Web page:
Over a spring weekend, thousands of plant lovers (in Rachel Comey denim and rare Birkenstocks) gathered in Bushwick to buy exotic cacti, learn to cultivate mushrooms, and sip natural wine. The event was called Understory, the word for the vegetation that grows beneath the main canopy of the forest. Unlike past back-to-the-land movements, this one isn’t about growing millennial-pink radicchio or starting grass-fed dairy farms. In fact, it has nothing to with “human consumption,” says Niki Jackson, who carpets rooftops with indigenous wildflowers, but rather “giving back to the environment that we’ve taken so much from.”
“I studied horticulture in college, which actually can be a problem. You have to learn all the rules and know how to play within a framework, but then it’s really important later to question those things … There’s a commonality to the people I work with and really respect: They all came to the field from the humanities and arts, not a strict horticultural program.”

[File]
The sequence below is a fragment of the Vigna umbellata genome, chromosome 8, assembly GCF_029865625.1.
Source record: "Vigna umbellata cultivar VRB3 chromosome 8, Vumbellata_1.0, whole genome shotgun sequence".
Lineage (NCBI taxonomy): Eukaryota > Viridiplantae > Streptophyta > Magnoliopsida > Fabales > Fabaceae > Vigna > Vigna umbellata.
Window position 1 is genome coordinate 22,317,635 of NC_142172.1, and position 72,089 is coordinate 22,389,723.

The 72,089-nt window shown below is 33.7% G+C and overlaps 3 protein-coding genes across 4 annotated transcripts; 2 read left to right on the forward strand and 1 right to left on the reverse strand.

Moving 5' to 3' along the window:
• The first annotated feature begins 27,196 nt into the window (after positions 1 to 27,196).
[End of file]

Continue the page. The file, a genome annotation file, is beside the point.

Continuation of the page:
Founder of Understory, an ecology event held annually in Brooklyn
“I was very little and living in New Jersey when my parents took me to look at the Manhattan skyline. I was like, ‘Oh, it’s so close — could people swim to Manhattan?’ ” My parents said, “Oh my God, no, it’s way too polluted.” Even then I thought, That’s really lazy. We should clean it up.”
“I dropped out of college and fell into floristry. I had a summer in Alaska on a peony farm, and that was my training. It was really off the grid, like I had to take a float plane to get there; a generator ran for an hour in the evening. I gained a lot of clarity there and realized [gardening] is super-therapeutic … With time and observation and loyalty, even neglect, you get to see something evolve.”
“Being in the desert is a transcendental experience for me, but it’s really about the plants. They’re fascinating. Cacti have taught me to slow down, since they grow so slowly. They’ve taught me about perseverance in extreme situations. The luckiest souls maybe end up in the body of a cactus one day.”
“I arrived in New York ten years ago to pursue publishing, and the recession hit and I lost my job. So I did what I knew how to do: I started gardening. This project speaks to me in a big way because nothing here is for human consumption. It shifts your perspective. We’re not constantly looking at what we can take; we’re looking at what we can do as humans to give back to the environment we’ve taken so much from.”
*This article appears in the June 25, 2018, issue of New York Magazine. Subscribe Now!